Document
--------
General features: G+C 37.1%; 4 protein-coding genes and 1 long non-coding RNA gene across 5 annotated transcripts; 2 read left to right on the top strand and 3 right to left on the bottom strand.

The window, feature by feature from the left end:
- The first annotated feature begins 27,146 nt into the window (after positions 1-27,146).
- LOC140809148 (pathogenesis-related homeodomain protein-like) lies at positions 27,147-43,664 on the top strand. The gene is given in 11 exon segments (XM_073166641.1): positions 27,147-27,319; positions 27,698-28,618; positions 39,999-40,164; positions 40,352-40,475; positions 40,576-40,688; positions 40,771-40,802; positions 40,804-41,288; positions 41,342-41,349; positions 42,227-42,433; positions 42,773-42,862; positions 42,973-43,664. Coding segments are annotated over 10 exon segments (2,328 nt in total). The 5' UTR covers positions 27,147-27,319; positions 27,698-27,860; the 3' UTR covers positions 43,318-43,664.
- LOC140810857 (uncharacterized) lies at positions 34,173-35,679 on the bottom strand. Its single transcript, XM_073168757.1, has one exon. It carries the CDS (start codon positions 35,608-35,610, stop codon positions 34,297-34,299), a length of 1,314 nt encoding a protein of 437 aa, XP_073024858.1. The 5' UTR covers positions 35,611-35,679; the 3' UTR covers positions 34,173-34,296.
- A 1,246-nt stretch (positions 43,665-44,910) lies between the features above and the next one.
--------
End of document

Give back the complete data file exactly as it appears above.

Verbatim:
General features: G+C 37.1%; 4 protein-coding genes and 1 long non-coding RNA gene across 5 annotated transcripts; 2 read left to right on the top strand and 3 right to left on the bottom strand.

The window, feature by feature from the left end:
- The first annotated feature begins 27,146 nt into the window (after positions 1-27,146).
- LOC140809148 (pathogenesis-related homeodomain protein-like) lies at positions 27,147-43,664 on the top strand. The gene is given in 11 exon segments (XM_073166641.1): positions 27,147-27,319; positions 27,698-28,618; positions 39,999-40,164; positions 40,352-40,475; positions 40,576-40,688; positions 40,771-40,802; positions 40,804-41,288; positions 41,342-41,349; positions 42,227-42,433; positions 42,773-42,862; positions 42,973-43,664. Coding segments are annotated over 10 exon segments (2,328 nt in total). The 5' UTR covers positions 27,147-27,319; positions 27,698-27,860; the 3' UTR covers positions 43,318-43,664.
- LOC140810857 (uncharacterized) lies at positions 34,173-35,679 on the bottom strand. Its single transcript, XM_073168757.1, has one exon. It carries the CDS (start codon positions 35,608-35,610, stop codon positions 34,297-34,299), a length of 1,314 nt encoding a protein of 437 aa, XP_073024858.1. The 5' UTR covers positions 35,611-35,679; the 3' UTR covers positions 34,173-34,296.
- A 1,246-nt stretch (positions 43,665-44,910) lies between the features above and the next one.